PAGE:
These psychological forces are related to beliefs because it is the adoption of the ego that gives a belief its force and leads it to repress other possible beliefs. A belief is driven by identifications, because beliefs are pragmatically used for various purposes. These purposes may be quite immediate (e.g. my belief that there is a table in front of me enables me to put things on it) or very potential and long-term (e.g. my belief that Ulan Bator is the capital of Mongolia may come in useful, say, in a quiz, or when discussing Asian affairs). When they have an immediate use in experience, beliefs can be rapidly modified by that experience and are thus forced to be very flexible. For example, if I'm not sure whether a given object in front of me is edible, it is more useful to maintain an open mind until I find more information, rather than immediately devouring it. I might reach a provisional conclusion that the object is edible, but my ego will not identify very strongly with this belief as yet. An identification with the belief that the object is not edible is still potentially there in the background, waiting in the rest of the psyche ready for a rapid shift of allegiances if necessary.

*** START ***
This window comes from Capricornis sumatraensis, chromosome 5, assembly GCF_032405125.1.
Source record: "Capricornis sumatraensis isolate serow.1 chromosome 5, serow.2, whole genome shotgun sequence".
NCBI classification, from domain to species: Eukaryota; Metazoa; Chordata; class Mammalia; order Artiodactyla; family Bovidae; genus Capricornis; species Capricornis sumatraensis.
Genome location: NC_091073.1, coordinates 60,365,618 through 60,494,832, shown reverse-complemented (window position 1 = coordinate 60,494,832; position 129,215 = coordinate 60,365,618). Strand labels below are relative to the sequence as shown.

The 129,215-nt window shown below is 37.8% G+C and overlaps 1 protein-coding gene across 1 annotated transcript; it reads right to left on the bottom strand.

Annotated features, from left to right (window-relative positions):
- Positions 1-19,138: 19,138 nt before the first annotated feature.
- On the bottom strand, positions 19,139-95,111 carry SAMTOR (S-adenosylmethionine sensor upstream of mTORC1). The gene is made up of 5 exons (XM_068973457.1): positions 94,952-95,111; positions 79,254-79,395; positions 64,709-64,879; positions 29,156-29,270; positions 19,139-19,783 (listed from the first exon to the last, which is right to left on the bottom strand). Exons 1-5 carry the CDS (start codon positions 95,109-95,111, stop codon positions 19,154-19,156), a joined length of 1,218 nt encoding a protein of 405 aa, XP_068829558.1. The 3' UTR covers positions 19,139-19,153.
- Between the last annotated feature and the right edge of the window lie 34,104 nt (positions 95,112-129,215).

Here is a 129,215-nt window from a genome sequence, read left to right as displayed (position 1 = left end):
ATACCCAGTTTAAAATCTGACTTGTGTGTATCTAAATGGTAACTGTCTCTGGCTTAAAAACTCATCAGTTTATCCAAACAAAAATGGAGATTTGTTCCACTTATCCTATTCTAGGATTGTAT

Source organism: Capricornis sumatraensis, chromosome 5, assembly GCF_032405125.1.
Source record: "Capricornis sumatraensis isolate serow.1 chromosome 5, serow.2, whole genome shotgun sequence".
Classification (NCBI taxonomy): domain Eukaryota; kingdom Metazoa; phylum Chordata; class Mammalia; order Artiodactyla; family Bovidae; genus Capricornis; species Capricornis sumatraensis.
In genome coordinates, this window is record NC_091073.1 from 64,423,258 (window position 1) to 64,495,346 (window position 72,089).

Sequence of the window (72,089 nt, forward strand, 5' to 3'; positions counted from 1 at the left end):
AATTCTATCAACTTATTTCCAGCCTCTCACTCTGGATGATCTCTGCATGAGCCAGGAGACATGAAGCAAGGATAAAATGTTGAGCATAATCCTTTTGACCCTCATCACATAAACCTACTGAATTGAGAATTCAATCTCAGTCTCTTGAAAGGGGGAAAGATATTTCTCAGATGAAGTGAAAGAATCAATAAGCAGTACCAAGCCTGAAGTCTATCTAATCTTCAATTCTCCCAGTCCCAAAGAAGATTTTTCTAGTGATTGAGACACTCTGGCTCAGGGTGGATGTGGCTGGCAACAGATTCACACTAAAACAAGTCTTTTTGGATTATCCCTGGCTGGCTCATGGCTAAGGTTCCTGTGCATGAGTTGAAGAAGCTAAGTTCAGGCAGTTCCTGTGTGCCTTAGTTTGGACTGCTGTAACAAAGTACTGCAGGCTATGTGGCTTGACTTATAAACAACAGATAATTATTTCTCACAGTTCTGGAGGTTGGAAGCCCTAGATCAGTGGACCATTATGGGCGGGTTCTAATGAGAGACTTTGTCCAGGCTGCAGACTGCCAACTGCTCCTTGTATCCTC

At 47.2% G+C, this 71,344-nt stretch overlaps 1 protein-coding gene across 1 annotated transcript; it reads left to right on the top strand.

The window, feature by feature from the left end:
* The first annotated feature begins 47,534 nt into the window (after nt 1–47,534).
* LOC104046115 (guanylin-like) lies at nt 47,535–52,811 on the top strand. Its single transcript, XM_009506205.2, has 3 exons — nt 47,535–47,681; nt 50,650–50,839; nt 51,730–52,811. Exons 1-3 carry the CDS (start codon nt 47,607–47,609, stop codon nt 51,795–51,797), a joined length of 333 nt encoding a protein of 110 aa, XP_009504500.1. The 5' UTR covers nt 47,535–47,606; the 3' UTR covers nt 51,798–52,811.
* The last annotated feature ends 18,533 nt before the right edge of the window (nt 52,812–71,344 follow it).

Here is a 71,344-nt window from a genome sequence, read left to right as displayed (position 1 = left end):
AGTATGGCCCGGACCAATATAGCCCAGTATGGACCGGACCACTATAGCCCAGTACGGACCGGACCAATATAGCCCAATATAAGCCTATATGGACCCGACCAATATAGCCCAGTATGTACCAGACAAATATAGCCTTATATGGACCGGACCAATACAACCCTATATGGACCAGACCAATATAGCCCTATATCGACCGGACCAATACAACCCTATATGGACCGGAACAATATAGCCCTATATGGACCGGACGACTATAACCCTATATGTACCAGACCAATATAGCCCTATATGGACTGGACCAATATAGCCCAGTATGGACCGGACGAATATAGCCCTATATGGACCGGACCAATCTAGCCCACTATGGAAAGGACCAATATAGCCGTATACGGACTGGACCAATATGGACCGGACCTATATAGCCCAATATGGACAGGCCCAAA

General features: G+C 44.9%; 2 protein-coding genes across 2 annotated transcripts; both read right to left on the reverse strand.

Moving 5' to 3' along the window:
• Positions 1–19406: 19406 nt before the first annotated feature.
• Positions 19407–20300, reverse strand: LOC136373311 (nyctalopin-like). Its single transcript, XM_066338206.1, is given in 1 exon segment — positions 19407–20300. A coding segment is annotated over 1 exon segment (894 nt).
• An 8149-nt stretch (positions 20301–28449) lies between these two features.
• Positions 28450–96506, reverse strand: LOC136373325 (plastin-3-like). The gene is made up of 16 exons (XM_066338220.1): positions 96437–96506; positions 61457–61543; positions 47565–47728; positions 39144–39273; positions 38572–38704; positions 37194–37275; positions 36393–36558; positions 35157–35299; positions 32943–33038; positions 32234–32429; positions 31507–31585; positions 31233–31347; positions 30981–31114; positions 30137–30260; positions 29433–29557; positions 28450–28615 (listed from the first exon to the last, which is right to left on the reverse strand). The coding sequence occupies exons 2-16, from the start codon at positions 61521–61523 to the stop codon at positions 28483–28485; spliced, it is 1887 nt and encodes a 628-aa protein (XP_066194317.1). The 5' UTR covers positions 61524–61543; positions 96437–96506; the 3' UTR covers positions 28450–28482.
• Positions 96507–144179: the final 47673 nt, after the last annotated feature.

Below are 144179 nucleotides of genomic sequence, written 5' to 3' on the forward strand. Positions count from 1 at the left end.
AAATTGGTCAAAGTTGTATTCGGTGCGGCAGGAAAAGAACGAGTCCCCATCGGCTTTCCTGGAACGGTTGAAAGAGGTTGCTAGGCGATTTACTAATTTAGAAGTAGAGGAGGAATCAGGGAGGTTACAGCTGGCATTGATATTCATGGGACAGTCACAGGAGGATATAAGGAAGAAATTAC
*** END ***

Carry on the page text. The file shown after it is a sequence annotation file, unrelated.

Moral problems arise when the ego identifies strongly with a belief and becomes fixed, so that the opposing belief and the energies it represents are dogmatically rejected. This can only happen when the belief cannot be challenged by experience. This is what is wrong with metaphysical beliefs: they become identified with by the ego but cannot be challenged, and thus the person who identifies with them becomes less able to respond to new conditions and create new beliefs that are adequate to them. Metaphysics is thus psychological maladaptation to conditions. The person who is committed to a metaphysical view also blocks their awareness of any experience that might challenge that metaphysical view, and thus constructs a universe that is in accordance with it. Obviously social processes also reinforce this process, as the risks of challenging a socially accepted view further limit the possibilities of being aware of alternatives. It is those whose awareness is blocked by metaphysics that are less likely to appreciate the consequences of their actions, be rationally consistent in their decision-making, or realise the limitations of their character, and thus be less morally effective in the terms of any of the widespread ways of judging normative ethics.